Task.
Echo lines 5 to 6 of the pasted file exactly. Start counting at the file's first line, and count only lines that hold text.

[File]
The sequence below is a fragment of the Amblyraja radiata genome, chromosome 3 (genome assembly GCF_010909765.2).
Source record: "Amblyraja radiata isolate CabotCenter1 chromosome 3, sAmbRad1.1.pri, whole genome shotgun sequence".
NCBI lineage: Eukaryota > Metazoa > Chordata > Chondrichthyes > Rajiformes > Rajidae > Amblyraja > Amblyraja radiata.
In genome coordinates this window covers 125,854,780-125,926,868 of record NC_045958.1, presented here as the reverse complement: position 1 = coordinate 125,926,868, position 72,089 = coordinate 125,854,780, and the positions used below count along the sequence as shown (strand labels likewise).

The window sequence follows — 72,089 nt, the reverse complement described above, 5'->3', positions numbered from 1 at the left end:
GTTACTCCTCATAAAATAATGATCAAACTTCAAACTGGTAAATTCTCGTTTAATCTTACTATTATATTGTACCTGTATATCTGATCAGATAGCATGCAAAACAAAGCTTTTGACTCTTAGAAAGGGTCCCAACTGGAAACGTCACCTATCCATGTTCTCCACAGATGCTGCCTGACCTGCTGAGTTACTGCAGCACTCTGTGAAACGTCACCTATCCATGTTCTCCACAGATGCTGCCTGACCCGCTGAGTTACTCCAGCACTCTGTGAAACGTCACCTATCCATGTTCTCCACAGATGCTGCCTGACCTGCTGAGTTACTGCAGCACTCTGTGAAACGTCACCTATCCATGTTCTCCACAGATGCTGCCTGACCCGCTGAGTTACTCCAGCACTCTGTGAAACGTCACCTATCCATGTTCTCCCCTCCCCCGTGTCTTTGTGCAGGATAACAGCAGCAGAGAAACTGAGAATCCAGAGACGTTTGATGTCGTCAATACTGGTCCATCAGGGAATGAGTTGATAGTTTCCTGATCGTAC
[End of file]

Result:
The window sequence follows — 72,089 nt, the reverse complement described above, 5'->3', positions numbered from 1 at the left end:
GTTACTCCTCATAAAATAATGATCAAACTTCAAACTGGTAAATTCTCGTTTAATCTTACTATTATATTGTACCTGTATATCTGATCAGATAGCATGCAAAACAAAGCTTTTGACTCTTAGAAAGGGTCCCAACTGGAAACGTCACCTATCCATGTTCTCCACAGATGCTGCCTGACCTGCTGAGTTACTGCAGCACTCTGTGAAACGTCACCTATCCATGTTCTCCACAGATGCTGCCTGACCCGCTGAGTTACTCCAGCACTCTGTGAAACGTCACCTATCCATGTTCTCCACAGATGCTGCCTGACCTGCTGAGTTACTGCAGCACTCTGTGAAACGTCACCTATCCATGTTCTCCACAGATGCTGCCTGACCCGCTGAGTTACTCCAGCACTCTGTGAAACGTCACCTATCCATGTTCTCCCCTCCCCCGTGTCTTTGTGCAGGATAACAGCAGCAGAGAAACTGAGAATCCAGAGACGTTTGATGTCGTCAATACTGGTCCATCAGGGAATGAGTTGATAGTTTCCTGATCGTAC